How to promote your own, kid-friendly, walkable community

How to promote your own, kid-friendly, walkable community

Below are some tips on creating your own kid-friendly, walkable community, from Jennifer Keesmaat, Chief Planner and Executive Director for the City of Toronto. (Read our interview with Jennifer.)

Start walking to school

“Create a walking school bus,” says Keesmaat. “Identify other parents in the neighbourhood whose kids go to the same school. Take turns having a parent walk the kids to school.” Maybe it won’t work for your schedule, but maybe another parent won’t mind an extra kid or two along for the walk. “It’s a tremendous way to build community, and a wonderful way to build new friendships in your neighbourhood.”

Send your kids to the park

“Kids need time to get bored and explore and do what they’re going to do. The challenge is when all the children in a neighbourhood are over-programmed. You can’t go to the park and play pickup baseball if there are no other kids in the park to play with.”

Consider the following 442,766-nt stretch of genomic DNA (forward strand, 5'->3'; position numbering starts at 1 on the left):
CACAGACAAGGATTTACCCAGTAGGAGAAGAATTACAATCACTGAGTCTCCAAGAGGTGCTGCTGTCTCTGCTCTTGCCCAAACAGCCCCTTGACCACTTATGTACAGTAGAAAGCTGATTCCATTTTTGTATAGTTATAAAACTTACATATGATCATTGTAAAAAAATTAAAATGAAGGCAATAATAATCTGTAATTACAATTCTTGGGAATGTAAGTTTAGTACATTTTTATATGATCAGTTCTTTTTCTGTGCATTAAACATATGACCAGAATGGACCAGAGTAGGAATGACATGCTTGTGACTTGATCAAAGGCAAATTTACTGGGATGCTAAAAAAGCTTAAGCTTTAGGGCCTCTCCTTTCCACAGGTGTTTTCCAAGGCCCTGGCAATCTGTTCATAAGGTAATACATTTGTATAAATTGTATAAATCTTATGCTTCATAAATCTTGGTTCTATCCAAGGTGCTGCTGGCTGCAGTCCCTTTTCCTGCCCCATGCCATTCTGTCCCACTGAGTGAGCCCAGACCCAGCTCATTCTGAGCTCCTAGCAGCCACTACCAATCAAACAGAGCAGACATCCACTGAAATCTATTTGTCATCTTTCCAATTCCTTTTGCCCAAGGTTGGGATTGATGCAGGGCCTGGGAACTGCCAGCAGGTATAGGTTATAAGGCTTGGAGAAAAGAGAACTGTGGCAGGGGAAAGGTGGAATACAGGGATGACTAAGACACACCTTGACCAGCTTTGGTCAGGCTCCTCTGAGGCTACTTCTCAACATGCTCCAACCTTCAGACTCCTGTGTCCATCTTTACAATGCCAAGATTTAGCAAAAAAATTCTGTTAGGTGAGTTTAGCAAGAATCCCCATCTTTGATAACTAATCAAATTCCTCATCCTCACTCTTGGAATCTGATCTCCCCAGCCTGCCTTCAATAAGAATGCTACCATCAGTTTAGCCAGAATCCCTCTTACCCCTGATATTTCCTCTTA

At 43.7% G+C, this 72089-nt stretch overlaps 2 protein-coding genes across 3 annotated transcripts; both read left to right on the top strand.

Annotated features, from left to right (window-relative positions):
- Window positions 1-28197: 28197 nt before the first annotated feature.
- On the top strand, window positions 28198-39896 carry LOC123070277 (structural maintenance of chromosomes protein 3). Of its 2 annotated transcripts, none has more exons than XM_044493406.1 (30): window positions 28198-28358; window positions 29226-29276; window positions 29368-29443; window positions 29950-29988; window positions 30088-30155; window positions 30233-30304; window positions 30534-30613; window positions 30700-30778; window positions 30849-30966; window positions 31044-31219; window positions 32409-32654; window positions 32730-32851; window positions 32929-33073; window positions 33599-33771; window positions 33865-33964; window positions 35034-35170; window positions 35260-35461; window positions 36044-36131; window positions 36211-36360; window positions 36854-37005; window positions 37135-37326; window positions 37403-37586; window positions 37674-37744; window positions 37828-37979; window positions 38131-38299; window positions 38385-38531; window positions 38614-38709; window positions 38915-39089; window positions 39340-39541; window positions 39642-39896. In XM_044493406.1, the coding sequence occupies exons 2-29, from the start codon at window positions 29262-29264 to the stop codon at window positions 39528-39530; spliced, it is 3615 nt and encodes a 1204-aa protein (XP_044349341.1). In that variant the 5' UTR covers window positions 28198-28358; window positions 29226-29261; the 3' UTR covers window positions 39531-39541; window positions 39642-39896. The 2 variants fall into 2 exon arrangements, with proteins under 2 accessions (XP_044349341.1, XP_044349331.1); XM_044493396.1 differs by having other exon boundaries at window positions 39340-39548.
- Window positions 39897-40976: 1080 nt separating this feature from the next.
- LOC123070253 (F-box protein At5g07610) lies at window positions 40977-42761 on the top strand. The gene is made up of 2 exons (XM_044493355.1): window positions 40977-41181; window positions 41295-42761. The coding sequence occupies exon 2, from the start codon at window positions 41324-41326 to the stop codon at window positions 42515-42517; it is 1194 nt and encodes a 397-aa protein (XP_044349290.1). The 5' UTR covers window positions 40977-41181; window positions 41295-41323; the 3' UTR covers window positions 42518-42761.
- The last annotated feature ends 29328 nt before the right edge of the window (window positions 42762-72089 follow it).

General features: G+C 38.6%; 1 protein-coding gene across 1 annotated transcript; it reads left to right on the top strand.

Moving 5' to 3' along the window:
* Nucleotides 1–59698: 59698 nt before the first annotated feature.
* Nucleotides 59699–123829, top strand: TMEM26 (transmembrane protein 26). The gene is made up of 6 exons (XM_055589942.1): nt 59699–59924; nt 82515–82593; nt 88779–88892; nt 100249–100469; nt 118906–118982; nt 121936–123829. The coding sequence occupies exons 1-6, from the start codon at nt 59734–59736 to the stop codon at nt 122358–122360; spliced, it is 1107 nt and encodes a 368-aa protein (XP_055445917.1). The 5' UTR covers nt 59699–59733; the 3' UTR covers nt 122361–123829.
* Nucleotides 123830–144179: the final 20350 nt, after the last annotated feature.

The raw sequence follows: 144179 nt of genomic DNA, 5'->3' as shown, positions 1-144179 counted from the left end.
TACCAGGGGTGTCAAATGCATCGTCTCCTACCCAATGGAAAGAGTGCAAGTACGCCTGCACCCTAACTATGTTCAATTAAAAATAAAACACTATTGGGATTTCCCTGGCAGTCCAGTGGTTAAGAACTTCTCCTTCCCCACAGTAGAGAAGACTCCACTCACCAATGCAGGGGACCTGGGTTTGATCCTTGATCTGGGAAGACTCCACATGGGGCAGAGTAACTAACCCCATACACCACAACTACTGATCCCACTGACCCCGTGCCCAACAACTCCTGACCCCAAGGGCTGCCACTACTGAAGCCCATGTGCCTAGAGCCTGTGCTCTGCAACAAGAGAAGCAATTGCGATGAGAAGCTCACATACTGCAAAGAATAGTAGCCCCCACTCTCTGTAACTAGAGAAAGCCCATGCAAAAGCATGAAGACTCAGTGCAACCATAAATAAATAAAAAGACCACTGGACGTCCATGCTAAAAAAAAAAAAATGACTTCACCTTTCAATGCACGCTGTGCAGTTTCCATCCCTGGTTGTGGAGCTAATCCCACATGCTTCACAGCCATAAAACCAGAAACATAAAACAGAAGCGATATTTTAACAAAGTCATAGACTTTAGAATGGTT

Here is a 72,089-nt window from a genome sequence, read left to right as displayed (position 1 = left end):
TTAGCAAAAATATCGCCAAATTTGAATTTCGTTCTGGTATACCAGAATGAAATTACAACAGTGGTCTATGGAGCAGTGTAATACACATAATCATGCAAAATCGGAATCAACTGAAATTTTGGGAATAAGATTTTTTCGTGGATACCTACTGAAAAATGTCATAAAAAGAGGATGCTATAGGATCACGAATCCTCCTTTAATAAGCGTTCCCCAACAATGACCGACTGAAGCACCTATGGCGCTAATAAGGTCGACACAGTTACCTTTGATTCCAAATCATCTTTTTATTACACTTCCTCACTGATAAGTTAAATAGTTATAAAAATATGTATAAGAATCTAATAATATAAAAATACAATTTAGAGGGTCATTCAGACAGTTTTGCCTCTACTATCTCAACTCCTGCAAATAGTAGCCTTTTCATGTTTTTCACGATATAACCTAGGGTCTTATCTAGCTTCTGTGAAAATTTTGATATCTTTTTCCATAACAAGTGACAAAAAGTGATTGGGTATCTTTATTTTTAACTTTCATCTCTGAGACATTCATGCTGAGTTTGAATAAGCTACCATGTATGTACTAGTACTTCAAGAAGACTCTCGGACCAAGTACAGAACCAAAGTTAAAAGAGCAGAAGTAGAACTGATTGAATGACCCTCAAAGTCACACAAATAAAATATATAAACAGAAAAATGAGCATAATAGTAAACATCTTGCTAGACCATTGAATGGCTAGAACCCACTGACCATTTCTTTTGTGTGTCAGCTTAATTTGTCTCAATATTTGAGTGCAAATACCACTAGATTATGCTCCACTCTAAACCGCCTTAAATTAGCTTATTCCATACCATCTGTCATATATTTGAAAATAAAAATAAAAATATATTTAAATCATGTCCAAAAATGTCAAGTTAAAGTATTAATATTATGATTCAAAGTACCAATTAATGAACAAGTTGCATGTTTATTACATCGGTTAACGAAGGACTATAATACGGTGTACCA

Deprogram your kids

Sure, after-school activities are good. But too many activities? Too much, Keesmaat says. “There needs to be a movement around deprogramming children. When my daughter was really little, we had her in everything: ballet, swimming lessons, choir,” she says.

“Then we had this moment as a family where we realized we were just always rushing from one thing to the next. The next year, we let her choose one activity, and our quality of life went up exponentially.”

Let your kids play in nature

“A special place in nature is critical to human health,” she says. “Kids need to find opportunities to climb trees and touch the earth and get dirty. That’s a critical part of being connected to our environment.”

Teach your kids how to take public transit

“It’s about building civic-mindedness at an early age,” she says. “When kids take transit at a very young age, it’s reinforced that transit is safe.”

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